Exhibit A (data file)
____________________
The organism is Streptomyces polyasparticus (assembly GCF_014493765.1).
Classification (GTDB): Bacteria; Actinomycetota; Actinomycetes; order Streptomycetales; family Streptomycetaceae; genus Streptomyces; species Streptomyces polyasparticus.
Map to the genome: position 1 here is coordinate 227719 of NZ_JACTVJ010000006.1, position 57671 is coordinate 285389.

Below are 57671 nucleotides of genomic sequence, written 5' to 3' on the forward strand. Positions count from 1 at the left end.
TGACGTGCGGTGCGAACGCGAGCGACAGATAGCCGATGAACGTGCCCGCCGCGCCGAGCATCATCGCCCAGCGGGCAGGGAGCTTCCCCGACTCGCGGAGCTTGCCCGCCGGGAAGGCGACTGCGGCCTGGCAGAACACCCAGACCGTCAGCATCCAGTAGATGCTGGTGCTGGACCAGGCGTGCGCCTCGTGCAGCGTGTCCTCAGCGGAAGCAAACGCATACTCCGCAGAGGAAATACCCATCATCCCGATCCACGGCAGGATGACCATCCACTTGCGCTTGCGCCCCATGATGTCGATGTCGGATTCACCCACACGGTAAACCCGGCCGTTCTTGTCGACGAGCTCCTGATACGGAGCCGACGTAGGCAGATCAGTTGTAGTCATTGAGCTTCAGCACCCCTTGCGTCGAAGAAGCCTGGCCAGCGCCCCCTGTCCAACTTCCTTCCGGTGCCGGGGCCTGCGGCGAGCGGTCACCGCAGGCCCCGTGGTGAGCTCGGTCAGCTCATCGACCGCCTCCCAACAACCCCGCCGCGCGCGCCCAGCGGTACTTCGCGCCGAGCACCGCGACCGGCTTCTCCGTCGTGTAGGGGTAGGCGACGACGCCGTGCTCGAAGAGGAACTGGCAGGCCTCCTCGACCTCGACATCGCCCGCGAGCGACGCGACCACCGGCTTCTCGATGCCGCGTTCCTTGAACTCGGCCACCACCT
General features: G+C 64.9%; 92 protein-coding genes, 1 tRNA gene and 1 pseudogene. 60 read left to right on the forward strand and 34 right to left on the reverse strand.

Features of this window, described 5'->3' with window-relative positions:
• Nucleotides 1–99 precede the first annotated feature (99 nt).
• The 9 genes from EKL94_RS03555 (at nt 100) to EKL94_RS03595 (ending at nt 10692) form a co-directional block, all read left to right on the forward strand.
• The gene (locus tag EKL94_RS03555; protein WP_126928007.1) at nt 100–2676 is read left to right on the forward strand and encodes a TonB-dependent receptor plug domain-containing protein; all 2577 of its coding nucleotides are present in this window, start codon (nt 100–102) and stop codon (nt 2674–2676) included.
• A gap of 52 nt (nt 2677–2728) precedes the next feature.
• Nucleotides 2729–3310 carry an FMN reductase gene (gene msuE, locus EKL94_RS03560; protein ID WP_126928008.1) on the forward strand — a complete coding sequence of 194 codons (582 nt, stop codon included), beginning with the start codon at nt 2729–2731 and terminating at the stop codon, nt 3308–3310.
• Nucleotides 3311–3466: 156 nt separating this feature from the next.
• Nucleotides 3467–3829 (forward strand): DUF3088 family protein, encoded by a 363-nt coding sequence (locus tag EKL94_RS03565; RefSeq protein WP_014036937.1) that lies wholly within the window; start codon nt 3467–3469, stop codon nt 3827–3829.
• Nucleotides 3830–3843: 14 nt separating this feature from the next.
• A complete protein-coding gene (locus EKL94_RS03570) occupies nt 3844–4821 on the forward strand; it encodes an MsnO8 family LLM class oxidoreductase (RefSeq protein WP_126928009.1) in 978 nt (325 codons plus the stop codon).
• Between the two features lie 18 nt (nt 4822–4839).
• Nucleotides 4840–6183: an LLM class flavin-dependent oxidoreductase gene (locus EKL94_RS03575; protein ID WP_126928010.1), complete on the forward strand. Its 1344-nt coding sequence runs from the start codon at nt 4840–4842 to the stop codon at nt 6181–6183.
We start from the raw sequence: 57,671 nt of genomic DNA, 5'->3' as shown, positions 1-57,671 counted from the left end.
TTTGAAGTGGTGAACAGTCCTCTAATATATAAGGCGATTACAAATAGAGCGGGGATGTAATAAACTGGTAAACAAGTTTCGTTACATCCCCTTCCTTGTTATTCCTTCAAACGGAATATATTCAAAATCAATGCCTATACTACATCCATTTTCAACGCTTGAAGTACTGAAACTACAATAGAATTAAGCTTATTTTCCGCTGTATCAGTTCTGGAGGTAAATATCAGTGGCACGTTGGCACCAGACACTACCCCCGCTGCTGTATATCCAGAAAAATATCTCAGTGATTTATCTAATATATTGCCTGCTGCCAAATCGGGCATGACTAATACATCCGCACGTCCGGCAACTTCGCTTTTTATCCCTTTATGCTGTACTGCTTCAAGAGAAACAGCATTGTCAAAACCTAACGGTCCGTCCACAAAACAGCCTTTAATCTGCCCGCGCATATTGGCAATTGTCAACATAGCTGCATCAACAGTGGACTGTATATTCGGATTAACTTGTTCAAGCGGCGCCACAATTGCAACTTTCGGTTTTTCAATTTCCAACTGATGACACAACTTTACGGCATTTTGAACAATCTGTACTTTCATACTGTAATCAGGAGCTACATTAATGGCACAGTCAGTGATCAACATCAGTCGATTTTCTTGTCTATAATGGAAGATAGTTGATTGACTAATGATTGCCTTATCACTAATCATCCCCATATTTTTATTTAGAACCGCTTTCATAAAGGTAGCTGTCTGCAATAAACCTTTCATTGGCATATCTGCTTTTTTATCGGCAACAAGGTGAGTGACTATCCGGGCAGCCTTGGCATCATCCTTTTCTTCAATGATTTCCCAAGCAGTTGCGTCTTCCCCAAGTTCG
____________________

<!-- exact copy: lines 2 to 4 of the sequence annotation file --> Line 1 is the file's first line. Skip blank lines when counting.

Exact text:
Classification (GTDB): Bacteria; Actinomycetota; Actinomycetes; order Streptomycetales; family Streptomycetaceae; genus Streptomyces; species Streptomyces polyasparticus.
Map to the genome: position 1 here is coordinate 227719 of NZ_JACTVJ010000006.1, position 57671 is coordinate 285389.

Below are 57671 nucleotides of genomic sequence, written 5' to 3' on the forward strand. Positions count from 1 at the left end.